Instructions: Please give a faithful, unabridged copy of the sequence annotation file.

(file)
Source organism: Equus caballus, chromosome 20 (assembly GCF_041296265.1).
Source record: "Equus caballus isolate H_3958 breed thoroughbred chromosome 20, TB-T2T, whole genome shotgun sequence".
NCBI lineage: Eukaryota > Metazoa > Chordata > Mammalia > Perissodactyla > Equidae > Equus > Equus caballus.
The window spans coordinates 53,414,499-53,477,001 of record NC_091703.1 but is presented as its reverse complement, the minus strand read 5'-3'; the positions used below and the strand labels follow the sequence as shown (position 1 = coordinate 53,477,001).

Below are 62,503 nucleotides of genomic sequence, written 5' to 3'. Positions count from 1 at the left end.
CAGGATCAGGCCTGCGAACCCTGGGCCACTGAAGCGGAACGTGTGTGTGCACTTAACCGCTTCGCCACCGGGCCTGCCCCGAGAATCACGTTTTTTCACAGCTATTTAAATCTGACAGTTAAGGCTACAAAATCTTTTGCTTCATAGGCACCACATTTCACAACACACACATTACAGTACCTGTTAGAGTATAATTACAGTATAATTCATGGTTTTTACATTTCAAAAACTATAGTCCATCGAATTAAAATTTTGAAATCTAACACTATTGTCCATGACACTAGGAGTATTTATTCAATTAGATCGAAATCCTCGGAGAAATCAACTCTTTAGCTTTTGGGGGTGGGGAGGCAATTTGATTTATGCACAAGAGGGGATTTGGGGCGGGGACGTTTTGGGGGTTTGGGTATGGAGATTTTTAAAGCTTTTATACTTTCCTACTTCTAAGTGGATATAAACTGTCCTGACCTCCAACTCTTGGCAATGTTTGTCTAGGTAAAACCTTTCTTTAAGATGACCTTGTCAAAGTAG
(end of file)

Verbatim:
Source organism: Equus caballus, chromosome 20 (assembly GCF_041296265.1).
Source record: "Equus caballus isolate H_3958 breed thoroughbred chromosome 20, TB-T2T, whole genome shotgun sequence".
NCBI lineage: Eukaryota > Metazoa > Chordata > Mammalia > Perissodactyla > Equidae > Equus > Equus caballus.
The window spans coordinates 53,414,499-53,477,001 of record NC_091703.1 but is presented as its reverse complement, the minus strand read 5'-3'; the positions used below and the strand labels follow the sequence as shown (position 1 = coordinate 53,477,001).

Below are 62,503 nucleotides of genomic sequence, written 5' to 3'. Positions count from 1 at the left end.
CAGGATCAGGCCTGCGAACCCTGGGCCACTGAAGCGGAACGTGTGTGTGCACTTAACCGCTTCGCCACCGGGCCTGCCCCGAGAATCACGTTTTTTCACAGCTATTTAAATCTGACAGTTAAGGCTACAAAATCTTTTGCTTCATAGGCACCACATTTCACAACACACACATTACAGTACCTGTTAGAGTATAATTACAGTATAATTCATGGTTTTTACATTTCAAAAACTATAGTCCATCGAATTAAAATTTTGAAATCTAACACTATTGTCCATGACACTAGGAGTATTTATTCAATTAGATCGAAATCCTCGGAGAAATCAACTCTTTAGCTTTTGGGGGTGGGGAGGCAATTTGATTTATGCACAAGAGGGGATTTGGGGCGGGGACGTTTTGGGGGTTTGGGTATGGAGATTTTTAAAGCTTTTATACTTTCCTACTTCTAAGTGGATATAAACTGTCCTGACCTCCAACTCTTGGCAATGTTTGTCTAGGTAAAACCTTTCTTTAAGATGACCTTGTCAAAGTAG